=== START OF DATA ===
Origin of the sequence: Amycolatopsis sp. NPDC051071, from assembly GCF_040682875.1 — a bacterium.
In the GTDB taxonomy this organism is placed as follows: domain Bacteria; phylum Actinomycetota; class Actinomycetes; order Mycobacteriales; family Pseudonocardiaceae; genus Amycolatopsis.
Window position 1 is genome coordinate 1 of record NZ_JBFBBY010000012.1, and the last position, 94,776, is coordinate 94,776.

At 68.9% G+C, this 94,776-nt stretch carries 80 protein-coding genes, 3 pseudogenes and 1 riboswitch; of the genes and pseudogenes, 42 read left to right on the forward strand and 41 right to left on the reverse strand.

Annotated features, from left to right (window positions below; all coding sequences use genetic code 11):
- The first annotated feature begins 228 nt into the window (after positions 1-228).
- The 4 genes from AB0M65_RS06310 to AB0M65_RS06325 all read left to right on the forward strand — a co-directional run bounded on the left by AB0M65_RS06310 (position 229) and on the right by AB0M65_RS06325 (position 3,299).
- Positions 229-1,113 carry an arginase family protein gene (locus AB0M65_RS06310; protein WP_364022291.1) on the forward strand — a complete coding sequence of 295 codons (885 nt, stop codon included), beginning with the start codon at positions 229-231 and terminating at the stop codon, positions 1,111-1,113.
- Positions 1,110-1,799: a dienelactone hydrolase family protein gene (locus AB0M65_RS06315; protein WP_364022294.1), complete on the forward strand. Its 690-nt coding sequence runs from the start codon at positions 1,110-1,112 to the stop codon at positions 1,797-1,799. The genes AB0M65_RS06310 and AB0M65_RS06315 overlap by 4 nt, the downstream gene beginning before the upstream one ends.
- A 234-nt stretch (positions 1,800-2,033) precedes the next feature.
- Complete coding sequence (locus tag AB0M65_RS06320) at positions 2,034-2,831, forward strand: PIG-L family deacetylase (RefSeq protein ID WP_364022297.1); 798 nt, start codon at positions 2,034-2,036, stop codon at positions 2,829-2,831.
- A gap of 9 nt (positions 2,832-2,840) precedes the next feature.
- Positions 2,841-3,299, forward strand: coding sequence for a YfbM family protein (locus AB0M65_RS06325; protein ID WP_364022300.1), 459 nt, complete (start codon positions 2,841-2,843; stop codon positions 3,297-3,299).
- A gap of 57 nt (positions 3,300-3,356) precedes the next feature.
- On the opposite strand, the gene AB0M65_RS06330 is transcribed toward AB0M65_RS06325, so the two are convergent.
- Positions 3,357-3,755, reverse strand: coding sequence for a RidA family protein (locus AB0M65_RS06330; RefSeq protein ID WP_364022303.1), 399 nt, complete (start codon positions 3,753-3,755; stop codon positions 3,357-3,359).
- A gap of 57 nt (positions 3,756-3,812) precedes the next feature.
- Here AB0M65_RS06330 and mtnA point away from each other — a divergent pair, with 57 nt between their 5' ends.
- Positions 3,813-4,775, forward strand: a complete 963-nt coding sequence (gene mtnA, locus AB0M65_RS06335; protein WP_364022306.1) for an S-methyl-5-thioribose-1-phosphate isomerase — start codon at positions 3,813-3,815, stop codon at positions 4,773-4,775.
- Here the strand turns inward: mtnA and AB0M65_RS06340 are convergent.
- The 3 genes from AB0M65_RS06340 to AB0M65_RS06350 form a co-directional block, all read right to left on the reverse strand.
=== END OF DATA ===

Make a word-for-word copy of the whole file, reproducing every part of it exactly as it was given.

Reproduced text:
Origin of the sequence: Amycolatopsis sp. NPDC051071, from assembly GCF_040682875.1 — a bacterium.
In the GTDB taxonomy this organism is placed as follows: domain Bacteria; phylum Actinomycetota; class Actinomycetes; order Mycobacteriales; family Pseudonocardiaceae; genus Amycolatopsis.
Window position 1 is genome coordinate 1 of record NZ_JBFBBY010000012.1, and the last position, 94,776, is coordinate 94,776.

At 68.9% G+C, this 94,776-nt stretch carries 80 protein-coding genes, 3 pseudogenes and 1 riboswitch; of the genes and pseudogenes, 42 read left to right on the forward strand and 41 right to left on the reverse strand.

Annotated features, from left to right (window positions below; all coding sequences use genetic code 11):
- The first annotated feature begins 228 nt into the window (after positions 1-228).
- The 4 genes from AB0M65_RS06310 to AB0M65_RS06325 all read left to right on the forward strand — a co-directional run bounded on the left by AB0M65_RS06310 (position 229) and on the right by AB0M65_RS06325 (position 3,299).
- Positions 229-1,113 carry an arginase family protein gene (locus AB0M65_RS06310; protein WP_364022291.1) on the forward strand — a complete coding sequence of 295 codons (885 nt, stop codon included), beginning with the start codon at positions 229-231 and terminating at the stop codon, positions 1,111-1,113.
- Positions 1,110-1,799: a dienelactone hydrolase family protein gene (locus AB0M65_RS06315; protein WP_364022294.1), complete on the forward strand. Its 690-nt coding sequence runs from the start codon at positions 1,110-1,112 to the stop codon at positions 1,797-1,799. The genes AB0M65_RS06310 and AB0M65_RS06315 overlap by 4 nt, the downstream gene beginning before the upstream one ends.
- A 234-nt stretch (positions 1,800-2,033) precedes the next feature.
- Complete coding sequence (locus tag AB0M65_RS06320) at positions 2,034-2,831, forward strand: PIG-L family deacetylase (RefSeq protein ID WP_364022297.1); 798 nt, start codon at positions 2,034-2,036, stop codon at positions 2,829-2,831.
- A gap of 9 nt (positions 2,832-2,840) precedes the next feature.
- Positions 2,841-3,299, forward strand: coding sequence for a YfbM family protein (locus AB0M65_RS06325; protein ID WP_364022300.1), 459 nt, complete (start codon positions 2,841-2,843; stop codon positions 3,297-3,299).
- A gap of 57 nt (positions 3,300-3,356) precedes the next feature.
- On the opposite strand, the gene AB0M65_RS06330 is transcribed toward AB0M65_RS06325, so the two are convergent.
- Positions 3,357-3,755, reverse strand: coding sequence for a RidA family protein (locus AB0M65_RS06330; RefSeq protein ID WP_364022303.1), 399 nt, complete (start codon positions 3,753-3,755; stop codon positions 3,357-3,359).
- A gap of 57 nt (positions 3,756-3,812) precedes the next feature.
- Here AB0M65_RS06330 and mtnA point away from each other — a divergent pair, with 57 nt between their 5' ends.
- Positions 3,813-4,775, forward strand: a complete 963-nt coding sequence (gene mtnA, locus AB0M65_RS06335; protein WP_364022306.1) for an S-methyl-5-thioribose-1-phosphate isomerase — start codon at positions 3,813-3,815, stop codon at positions 4,773-4,775.
- Here the strand turns inward: mtnA and AB0M65_RS06340 are convergent.
- The 3 genes from AB0M65_RS06340 to AB0M65_RS06350 form a co-directional block, all read right to left on the reverse strand.